Thomas Schütte (b.1954)
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Thomas Schütte (b.1954)

Ohne titel (Doppelkopf) (Untitled (Double head))

Details
Thomas Schütte (b.1954)
Ohne titel (Doppelkopf) (Untitled (Double head))
signed and dated 'TH. SCHÜTE 1993' (on the underside of the heads)
glazed ceramic and metal plinth
heads: 11 x 9½ x 14¼in. (28 x 24 x 36cm.)
base: 58¾ x 16¾ x 16¾in. (149 x 42.5 x 42.5cm.)
overall: 69¾ x 16¾ x 16¾in. (177 x 42.5 x 42.5cm.)
Executed in 1993
Provenance
Produzentengalerie, Hamburg.
Acquired from the above by the present owner in 1994.
Exhibited
Hamburg, Produzentengalerie, Alte Freunde - Neue Arbeiten, 1993 (installation view illustrated, unpaged).
Special notice

Artist's Resale Right ("Droit de Suite"). Artist's Resale Right Regulations 2006 apply to this lot, the buyer agrees to pay us an amount equal to the resale royalty provided for in those Regulations, and we undertake to the buyer to pay such amount to the artist's collection agent.

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Lot Essay

Thomas Schütte's Untitled (Doppelkopf) serves an irreverent blow to the architects and architecture of power. Perched atop an apparently precarious pedestal, the artist has created a contemporary Janus of warm, earthen ceramic. The two faces are conjoined, wed to one another in an ineluctable bond. Modulated with the artist's bare fingers, the faces are tactile, visceral and intensely human, their expressions legible to the viewer who interacts with them. Chin raised and eyes peering down his nose with contempt, one of the two faces has an air of authority and confidence; his alternate has his eyes closed as if in meditation or recoiling from antipathy. Janus was the Roman god who presided over all beginnings and transitions, the two heads symbolically reflecting the change and progress from past to future. In Untitled (Doppelkopf), we find a deity unable to transcend the present: Schütte's study for figures of authority presenting protagonists who are both imperfect and inadequate.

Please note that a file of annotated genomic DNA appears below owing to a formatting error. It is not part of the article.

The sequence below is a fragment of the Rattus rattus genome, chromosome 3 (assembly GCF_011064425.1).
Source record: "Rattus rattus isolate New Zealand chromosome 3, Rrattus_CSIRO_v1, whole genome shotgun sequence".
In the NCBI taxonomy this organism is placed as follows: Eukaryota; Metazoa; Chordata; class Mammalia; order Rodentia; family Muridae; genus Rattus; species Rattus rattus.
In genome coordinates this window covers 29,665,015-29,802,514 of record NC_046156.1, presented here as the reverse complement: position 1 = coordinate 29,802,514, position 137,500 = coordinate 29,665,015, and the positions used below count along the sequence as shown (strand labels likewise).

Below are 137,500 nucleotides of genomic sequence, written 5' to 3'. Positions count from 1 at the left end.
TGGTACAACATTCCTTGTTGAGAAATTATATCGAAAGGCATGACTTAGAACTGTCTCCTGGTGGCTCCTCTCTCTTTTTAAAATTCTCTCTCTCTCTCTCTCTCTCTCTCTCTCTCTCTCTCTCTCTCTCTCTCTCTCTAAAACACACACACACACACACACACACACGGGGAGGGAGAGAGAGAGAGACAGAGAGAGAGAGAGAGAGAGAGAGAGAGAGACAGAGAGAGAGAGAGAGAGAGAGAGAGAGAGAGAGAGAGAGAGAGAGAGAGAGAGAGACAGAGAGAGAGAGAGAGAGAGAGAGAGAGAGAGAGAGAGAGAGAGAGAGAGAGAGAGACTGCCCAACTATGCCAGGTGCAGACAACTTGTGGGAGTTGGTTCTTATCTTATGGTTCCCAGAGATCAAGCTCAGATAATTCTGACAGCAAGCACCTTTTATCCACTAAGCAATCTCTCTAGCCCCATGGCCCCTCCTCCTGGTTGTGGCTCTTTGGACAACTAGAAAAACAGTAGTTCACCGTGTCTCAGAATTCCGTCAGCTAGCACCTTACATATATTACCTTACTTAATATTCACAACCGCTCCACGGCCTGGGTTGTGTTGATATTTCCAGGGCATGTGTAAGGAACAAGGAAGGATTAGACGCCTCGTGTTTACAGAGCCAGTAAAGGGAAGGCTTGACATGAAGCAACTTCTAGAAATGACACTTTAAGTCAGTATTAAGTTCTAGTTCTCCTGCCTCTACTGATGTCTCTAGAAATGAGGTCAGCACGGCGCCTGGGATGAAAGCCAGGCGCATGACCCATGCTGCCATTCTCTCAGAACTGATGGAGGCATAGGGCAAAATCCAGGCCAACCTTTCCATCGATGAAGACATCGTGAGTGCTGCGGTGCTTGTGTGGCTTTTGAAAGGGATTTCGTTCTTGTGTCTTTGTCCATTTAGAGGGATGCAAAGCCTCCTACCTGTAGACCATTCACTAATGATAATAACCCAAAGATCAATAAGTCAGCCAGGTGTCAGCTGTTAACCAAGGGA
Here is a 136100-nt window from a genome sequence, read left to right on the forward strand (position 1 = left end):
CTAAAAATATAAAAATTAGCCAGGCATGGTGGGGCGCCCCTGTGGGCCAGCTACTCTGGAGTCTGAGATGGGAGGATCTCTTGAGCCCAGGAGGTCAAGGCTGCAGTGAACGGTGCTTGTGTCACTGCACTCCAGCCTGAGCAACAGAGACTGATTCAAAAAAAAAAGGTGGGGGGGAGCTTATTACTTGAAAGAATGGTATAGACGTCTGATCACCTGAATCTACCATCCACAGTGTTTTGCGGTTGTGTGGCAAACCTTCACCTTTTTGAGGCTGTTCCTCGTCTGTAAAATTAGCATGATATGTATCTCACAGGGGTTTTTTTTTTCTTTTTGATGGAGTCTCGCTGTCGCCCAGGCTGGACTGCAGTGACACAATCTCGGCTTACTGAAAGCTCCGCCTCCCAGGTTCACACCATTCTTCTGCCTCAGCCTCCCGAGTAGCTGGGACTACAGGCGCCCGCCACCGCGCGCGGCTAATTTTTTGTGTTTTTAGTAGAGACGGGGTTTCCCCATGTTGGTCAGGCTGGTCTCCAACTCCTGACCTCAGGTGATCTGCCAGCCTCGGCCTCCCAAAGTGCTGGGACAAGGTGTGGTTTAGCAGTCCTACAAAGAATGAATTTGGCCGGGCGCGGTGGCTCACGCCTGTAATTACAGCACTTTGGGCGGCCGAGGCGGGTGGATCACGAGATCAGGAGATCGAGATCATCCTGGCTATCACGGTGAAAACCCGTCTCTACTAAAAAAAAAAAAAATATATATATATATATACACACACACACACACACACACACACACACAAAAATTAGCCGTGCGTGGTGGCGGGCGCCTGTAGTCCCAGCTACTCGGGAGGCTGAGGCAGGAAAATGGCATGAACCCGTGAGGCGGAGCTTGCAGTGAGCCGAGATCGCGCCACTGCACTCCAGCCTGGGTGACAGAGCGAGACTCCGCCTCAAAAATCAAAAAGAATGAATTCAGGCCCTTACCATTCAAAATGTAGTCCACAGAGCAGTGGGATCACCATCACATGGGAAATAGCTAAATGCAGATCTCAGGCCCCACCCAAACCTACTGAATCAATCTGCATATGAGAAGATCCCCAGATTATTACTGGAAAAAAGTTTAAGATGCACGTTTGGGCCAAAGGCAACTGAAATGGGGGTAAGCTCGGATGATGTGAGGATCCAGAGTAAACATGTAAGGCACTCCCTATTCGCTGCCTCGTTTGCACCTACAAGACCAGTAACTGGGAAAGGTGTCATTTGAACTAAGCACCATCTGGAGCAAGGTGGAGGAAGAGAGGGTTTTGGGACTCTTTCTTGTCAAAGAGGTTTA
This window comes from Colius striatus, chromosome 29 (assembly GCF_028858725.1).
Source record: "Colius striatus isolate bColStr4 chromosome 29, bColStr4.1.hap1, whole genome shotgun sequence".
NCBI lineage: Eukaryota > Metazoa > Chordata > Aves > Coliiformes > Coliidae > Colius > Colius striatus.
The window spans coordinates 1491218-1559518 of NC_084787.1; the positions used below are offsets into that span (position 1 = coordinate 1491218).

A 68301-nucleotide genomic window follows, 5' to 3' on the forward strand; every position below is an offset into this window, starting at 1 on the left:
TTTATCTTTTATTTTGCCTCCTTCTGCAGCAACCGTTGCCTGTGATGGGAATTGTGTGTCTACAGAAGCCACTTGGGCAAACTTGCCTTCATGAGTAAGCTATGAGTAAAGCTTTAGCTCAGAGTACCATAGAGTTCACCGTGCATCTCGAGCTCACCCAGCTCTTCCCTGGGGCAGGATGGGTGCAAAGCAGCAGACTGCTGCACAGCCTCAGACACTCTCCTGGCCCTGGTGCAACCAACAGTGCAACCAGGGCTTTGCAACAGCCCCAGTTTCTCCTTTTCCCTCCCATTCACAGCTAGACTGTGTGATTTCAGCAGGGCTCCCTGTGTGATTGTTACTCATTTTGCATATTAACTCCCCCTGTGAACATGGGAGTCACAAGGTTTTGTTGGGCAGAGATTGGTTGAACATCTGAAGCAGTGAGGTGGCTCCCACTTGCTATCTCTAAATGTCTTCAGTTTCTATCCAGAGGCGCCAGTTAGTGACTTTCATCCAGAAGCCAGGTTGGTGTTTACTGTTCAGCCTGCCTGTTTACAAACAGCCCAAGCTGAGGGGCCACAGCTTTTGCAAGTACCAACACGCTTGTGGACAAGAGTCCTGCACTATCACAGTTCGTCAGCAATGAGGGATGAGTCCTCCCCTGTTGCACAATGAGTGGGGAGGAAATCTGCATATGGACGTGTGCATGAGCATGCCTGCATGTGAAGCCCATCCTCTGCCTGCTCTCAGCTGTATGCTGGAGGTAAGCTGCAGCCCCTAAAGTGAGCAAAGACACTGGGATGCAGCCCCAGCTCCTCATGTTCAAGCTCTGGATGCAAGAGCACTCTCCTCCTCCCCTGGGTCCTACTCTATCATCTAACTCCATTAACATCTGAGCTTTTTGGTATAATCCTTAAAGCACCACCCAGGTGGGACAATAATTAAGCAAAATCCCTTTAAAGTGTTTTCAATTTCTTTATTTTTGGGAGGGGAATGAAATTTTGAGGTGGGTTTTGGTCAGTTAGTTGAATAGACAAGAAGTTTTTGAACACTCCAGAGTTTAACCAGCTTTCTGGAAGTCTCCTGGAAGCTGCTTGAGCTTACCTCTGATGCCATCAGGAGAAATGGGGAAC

Created in 1993, Untitled (Doppelkopf) was undertaken shortly after the artist's visit to Rome to stay at the Villa Massimo in 1992. This was the same year as Schütte's sculptural installation Strangers at Documenta and it was here in Rome during the 'Clean Hands' political scandal, famously implicating Andreoti and Craxi, that Schütte decided to create a new sculptural vernacular. Through his sculpted figurative forms, Schtte began to tackle the corruption bound up with the armature of political power. In the United Enemies and Innocenti series, the artist stripped back the smart suits and ingratiating smiles toreveal programmatic venality and duplicity. At the same time, the strangelysensual and bare faces appear vulnerable and fragile in their precarious positions. In Untitled (Doppelkopf), Schütte continues this searing deconstruction of power, the thin, towering tripod offering an air of anxiety. Standing next to the work, the viewer perceives the fragility of the hieratic head, as if ready to be supplanted at any moment.

Born out of the 1970s art scene in Dusseldorf where he studied under the greats: Gerhard Richter, Daniel Buren, Günther Uecker and Blinky Palermo, Schütte forms part of a pivotal generation including Thomas Struth, Thomas Ruff, Candida Höfer and Katharina Fritsch, who made a profound impact on contemporary art making. For Schütte, his foregrounding in post-War Germany imbues his work with a latent skepticism towards the political, bureaucratic, ideological and those institutions of power that interact with the public. A student of Daniel Buren and Gerhard Richter, whose 18 October 1977 cycle of paintings caused such furor in Germany, it is perhaps unsurprising that Schütte's iconoclastic Untitled (Doppelkopf) presents such an uncompromising challenge to the powers that be.

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